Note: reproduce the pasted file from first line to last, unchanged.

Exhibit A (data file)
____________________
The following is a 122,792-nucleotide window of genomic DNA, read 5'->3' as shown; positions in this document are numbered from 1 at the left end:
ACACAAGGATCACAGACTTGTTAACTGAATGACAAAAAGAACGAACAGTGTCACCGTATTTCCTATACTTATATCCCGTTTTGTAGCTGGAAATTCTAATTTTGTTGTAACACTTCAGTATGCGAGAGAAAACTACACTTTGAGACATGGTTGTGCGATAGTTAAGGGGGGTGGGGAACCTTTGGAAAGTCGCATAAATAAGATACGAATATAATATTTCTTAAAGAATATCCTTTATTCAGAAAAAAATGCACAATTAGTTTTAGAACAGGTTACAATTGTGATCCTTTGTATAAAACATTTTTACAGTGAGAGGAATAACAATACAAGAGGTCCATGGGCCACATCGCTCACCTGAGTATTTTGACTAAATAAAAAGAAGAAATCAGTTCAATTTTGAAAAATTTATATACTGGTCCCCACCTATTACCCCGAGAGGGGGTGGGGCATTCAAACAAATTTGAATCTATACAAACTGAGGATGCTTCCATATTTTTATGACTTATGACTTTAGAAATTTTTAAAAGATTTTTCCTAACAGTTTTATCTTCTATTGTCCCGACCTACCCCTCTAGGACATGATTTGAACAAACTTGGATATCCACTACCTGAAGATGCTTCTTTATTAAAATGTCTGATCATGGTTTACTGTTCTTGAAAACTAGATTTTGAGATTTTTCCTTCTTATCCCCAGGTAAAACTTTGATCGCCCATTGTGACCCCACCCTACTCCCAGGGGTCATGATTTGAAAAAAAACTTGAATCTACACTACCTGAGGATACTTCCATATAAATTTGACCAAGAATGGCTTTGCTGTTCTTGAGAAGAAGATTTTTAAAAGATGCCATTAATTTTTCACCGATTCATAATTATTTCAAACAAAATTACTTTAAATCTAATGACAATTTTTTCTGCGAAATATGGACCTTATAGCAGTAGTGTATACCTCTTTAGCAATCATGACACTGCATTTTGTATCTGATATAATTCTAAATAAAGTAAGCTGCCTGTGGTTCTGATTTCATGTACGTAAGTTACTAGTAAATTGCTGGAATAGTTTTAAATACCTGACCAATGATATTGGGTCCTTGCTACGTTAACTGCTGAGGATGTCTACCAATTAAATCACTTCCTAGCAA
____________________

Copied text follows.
The following is a 122,792-nucleotide window of genomic DNA, read 5'->3' as shown; positions in this document are numbered from 1 at the left end:
ACACAAGGATCACAGACTTGTTAACTGAATGACAAAAAGAACGAACAGTGTCACCGTATTTCCTATACTTATATCCCGTTTTGTAGCTGGAAATTCTAATTTTGTTGTAACACTTCAGTATGCGAGAGAAAACTACACTTTGAGACATGGTTGTGCGATAGTTAAGGGGGGTGGGGAACCTTTGGAAAGTCGCATAAATAAGATACGAATATAATATTTCTTAAAGAATATCCTTTATTCAGAAAAAAATGCACAATTAGTTTTAGAACAGGTTACAATTGTGATCCTTTGTATAAAACATTTTTACAGTGAGAGGAATAACAATACAAGAGGTCCATGGGCCACATCGCTCACCTGAGTATTTTGACTAAATAAAAAGAAGAAATCAGTTCAATTTTGAAAAATTTATATACTGGTCCCCACCTATTACCCCGAGAGGGGGTGGGGCATTCAAACAAATTTGAATCTATACAAACTGAGGATGCTTCCATATTTTTATGACTTATGACTTTAGAAATTTTTAAAAGATTTTTCCTAACAGTTTTATCTTCTATTGTCCCGACCTACCCCTCTAGGACATGATTTGAACAAACTTGGATATCCACTACCTGAAGATGCTTCTTTATTAAAATGTCTGATCATGGTTTACTGTTCTTGAAAACTAGATTTTGAGATTTTTCCTTCTTATCCCCAGGTAAAACTTTGATCGCCCATTGTGACCCCACCCTACTCCCAGGGGTCATGATTTGAAAAAAAACTTGAATCTACACTACCTGAGGATACTTCCATATAAATTTGACCAAGAATGGCTTTGCTGTTCTTGAGAAGAAGATTTTTAAAAGATGCCATTAATTTTTCACCGATTCATAATTATTTCAAACAAAATTACTTTAAATCTAATGACAATTTTTTCTGCGAAATATGGACCTTATAGCAGTAGTGTATACCTCTTTAGCAATCATGACACTGCATTTTGTATCTGATATAATTCTAAATAAAGTAAGCTGCCTGTGGTTCTGATTTCATGTACGTAAGTTACTAGTAAATTGCTGGAATAGTTTTAAATACCTGACCAATGATATTGGGTCCTTGCTACGTTAACTGCTGAGGATGTCTACCAATTAAATCACTTCCTAGCAA